It’s mid-October, and I am home in Edinburgh for the weekend to spend time catching up with friends and family. For one such catch-up, we decide to go on an adventure!
We walk through the doors and are greeted by a giant glowering wooden owl, which makes us laugh at the absurdity of a children’s slide having been depicted with such an angry face! We begin to wander, and the autumnal sun shines down upon the beautiful feathered occupants we have come here to marvel at…
“The Scottish Owl Centre is not a falconry centre. We specialise in owls rather than raptors, because we want to portray their unique charisma and charm, which is often eclipsed beside the more dramatic hawks and falcons. We believe they are also excellent environmental educators. Our motto, ‘Education, Inspiration, Conservation’, reflects the hope that by bringing people face-to-face with owls in all their beauty and by increasing public knowledge of the environmental issues which affect their survival, we will inspire greater interest in the wider conservation concerns of our world today.” [source]
I really enjoyed my trip to The Scottish Owl Centre. Owls are one of my favourite animals, and I find their little characters endearing, so I was always going to like this centre at least a little bit! but I was enchanted to see so many different species of owls. The centre boasts a tagline of “the largest collection of owls in the world” and I can certainly see that this is true.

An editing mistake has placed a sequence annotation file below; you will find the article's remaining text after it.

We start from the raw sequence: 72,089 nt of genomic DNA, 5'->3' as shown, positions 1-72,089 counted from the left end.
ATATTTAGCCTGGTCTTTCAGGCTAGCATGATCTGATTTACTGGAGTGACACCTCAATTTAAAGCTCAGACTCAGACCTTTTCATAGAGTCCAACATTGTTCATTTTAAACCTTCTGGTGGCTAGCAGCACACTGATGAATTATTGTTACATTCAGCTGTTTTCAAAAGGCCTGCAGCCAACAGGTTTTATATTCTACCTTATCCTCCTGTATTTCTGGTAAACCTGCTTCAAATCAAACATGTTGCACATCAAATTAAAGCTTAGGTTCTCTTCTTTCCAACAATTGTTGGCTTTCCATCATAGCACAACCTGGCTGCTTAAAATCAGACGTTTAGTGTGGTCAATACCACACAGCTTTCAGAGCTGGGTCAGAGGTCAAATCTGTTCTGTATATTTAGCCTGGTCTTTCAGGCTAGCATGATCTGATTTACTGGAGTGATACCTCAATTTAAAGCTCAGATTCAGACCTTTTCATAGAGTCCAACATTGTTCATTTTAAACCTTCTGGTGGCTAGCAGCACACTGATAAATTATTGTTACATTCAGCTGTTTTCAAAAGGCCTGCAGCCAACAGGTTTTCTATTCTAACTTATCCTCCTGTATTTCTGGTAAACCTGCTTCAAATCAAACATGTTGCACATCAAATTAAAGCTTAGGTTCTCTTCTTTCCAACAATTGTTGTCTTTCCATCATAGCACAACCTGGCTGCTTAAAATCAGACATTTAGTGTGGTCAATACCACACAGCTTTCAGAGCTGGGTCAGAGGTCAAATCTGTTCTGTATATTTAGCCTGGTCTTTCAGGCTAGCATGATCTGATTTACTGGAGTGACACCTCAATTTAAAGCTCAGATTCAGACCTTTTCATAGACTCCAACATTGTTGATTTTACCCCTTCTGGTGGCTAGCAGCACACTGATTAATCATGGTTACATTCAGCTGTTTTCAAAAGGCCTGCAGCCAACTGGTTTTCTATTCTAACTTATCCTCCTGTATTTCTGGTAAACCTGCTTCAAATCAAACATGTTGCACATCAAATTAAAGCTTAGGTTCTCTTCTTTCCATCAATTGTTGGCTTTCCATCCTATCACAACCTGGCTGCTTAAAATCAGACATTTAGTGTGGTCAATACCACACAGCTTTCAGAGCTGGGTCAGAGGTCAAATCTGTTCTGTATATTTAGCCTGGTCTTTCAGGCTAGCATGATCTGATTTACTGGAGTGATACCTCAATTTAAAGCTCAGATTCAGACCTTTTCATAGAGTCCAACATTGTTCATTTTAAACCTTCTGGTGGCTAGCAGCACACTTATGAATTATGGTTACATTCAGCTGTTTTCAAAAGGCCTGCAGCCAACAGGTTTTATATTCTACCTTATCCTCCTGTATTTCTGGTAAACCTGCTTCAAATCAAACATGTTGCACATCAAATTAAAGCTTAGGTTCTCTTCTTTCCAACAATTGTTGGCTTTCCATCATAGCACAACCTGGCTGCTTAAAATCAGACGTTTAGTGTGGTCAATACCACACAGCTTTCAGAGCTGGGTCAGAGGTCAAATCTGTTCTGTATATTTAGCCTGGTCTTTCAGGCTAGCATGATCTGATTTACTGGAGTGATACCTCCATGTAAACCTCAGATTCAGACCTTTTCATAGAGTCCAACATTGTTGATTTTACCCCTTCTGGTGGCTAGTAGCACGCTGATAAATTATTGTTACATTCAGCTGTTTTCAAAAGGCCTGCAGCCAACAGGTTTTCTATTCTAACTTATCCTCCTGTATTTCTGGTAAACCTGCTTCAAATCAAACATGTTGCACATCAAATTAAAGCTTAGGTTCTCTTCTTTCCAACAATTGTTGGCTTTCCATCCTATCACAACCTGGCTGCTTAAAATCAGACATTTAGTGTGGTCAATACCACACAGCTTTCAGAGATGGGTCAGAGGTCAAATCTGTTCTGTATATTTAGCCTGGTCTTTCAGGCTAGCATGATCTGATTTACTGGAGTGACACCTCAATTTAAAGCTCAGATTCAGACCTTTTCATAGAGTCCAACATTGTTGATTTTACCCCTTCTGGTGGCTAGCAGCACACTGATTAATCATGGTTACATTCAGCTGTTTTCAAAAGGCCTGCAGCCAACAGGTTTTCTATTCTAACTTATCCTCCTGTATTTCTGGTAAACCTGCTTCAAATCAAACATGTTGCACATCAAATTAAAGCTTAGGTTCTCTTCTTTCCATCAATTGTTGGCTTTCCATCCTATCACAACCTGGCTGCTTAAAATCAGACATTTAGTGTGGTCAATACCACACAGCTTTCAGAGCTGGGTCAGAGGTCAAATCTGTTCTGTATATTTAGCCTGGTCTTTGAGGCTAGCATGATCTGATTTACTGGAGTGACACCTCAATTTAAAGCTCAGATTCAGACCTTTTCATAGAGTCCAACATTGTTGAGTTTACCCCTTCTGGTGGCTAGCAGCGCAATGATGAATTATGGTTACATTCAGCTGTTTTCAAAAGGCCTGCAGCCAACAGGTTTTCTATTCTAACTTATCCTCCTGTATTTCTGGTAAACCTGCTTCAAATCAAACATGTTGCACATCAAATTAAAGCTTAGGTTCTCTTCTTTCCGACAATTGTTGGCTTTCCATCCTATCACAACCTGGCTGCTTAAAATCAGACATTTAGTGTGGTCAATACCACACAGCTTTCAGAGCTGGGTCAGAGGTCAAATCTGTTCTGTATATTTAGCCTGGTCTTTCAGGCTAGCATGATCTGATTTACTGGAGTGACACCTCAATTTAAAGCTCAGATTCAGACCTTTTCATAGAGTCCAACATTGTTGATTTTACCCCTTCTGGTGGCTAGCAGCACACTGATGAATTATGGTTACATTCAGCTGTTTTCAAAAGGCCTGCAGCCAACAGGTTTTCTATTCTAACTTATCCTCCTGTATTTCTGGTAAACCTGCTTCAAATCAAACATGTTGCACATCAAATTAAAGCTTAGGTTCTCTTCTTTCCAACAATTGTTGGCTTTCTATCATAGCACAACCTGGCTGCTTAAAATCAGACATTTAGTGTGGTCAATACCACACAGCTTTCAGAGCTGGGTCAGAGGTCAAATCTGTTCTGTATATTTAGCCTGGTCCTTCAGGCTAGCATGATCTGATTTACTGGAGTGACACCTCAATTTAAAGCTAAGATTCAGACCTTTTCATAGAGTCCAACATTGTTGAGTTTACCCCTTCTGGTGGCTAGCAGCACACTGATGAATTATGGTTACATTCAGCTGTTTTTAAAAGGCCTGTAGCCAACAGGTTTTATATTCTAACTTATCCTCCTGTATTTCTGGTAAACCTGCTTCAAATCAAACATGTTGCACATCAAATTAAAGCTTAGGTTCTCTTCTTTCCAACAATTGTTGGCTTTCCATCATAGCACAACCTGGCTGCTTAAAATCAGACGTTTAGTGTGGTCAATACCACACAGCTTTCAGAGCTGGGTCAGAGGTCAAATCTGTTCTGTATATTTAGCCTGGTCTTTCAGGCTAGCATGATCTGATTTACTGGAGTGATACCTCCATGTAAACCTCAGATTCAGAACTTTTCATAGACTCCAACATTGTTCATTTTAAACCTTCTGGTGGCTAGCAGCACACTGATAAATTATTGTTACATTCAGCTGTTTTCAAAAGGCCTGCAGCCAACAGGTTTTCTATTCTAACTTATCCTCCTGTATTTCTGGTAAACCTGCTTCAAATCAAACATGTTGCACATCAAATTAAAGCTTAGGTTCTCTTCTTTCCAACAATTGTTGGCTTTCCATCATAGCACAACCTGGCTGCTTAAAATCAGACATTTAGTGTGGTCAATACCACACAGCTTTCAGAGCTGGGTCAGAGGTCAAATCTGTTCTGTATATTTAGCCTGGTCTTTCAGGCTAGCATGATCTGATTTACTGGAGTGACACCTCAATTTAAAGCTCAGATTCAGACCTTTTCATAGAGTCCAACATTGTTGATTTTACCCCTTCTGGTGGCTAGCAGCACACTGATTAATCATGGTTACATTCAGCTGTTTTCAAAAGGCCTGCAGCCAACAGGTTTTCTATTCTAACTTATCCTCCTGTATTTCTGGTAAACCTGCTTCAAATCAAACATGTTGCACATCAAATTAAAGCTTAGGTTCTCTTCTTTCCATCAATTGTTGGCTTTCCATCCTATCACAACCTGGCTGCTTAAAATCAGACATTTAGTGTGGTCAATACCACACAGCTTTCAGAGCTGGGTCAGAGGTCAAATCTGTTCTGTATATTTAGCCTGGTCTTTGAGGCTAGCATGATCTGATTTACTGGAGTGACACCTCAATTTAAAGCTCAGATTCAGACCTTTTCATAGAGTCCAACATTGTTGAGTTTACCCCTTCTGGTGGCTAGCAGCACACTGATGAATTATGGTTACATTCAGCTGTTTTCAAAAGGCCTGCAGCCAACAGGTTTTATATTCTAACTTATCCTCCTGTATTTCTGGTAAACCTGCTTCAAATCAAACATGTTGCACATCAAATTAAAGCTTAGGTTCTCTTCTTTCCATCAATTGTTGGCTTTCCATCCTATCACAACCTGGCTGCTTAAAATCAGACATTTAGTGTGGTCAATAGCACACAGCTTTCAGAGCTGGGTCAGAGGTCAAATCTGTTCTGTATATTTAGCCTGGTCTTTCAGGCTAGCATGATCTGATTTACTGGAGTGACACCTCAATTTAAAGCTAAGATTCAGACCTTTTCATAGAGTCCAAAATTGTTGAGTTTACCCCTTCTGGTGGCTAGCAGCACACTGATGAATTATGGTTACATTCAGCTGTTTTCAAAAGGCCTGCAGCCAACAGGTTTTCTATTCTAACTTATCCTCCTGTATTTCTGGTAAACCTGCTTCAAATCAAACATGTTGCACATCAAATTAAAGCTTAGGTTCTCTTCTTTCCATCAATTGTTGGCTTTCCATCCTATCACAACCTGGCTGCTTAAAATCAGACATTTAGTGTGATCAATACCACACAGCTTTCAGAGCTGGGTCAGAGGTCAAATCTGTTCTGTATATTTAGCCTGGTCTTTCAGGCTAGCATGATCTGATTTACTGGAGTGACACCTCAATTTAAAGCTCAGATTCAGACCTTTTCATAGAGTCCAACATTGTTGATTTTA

The educational ethos of the centre is brought to the forefront with informative signage around each enclosure, as well as interactive informative toys for kids to play with. I am also pleased to note that the environmental messages were on point. It was great to see a mix of positive and negative stories of conservation being shared to both inspire, and allow visitors to take note of humanities impact on the world around us, and do so with cute animals to get out attention!
The highlight for us was the flying display. We waited inside a cutely decorated barn with the beginnings of trees surrounding the benches, and soon witnessed three beautiful owls showing off their magnificent wings and flying for us, all the while a informative guides shared all the information you could possibly want to know about the birds.
Did you know? The colours of the owls eyes will tell you what time of day they are most active. Orange eyes show that they are active around dawn and dusk. Dark brown, or black eyed owls are night hunters. It is believed to be an evolutionary trait which helps them to blend well in the dark. Yellow eyes, which can be seen on Hedwig the snowy owl, hunt during the day.
The Scottish Owl Centre at a glance…
April – August: 10.30 – 17.00
Feb, March, Sept, Oct: 11.30 – 16.00
January & November: Weekends only 11.30 – 14.00
Groups of 15+: £6.50/£4.50
Under 3’s and Carers: Free
Address: Scottish Owl Centre, Polkemmet Country Park, Whitburn, West Lothian, EH47 0AD OR use Google Maps here.
The site is fully accessible.
There are no dogs allowed into the Owl Centre, but the surrounding country park is a great place for a dog walk.
In the surrounding Polkemmet Country Park, there are other adventures you can enjoy to make this into a full fun-filled day, including: a cafe, adventure playground, 9-hole golf course, a bowling green, and a great variety of woodland walks.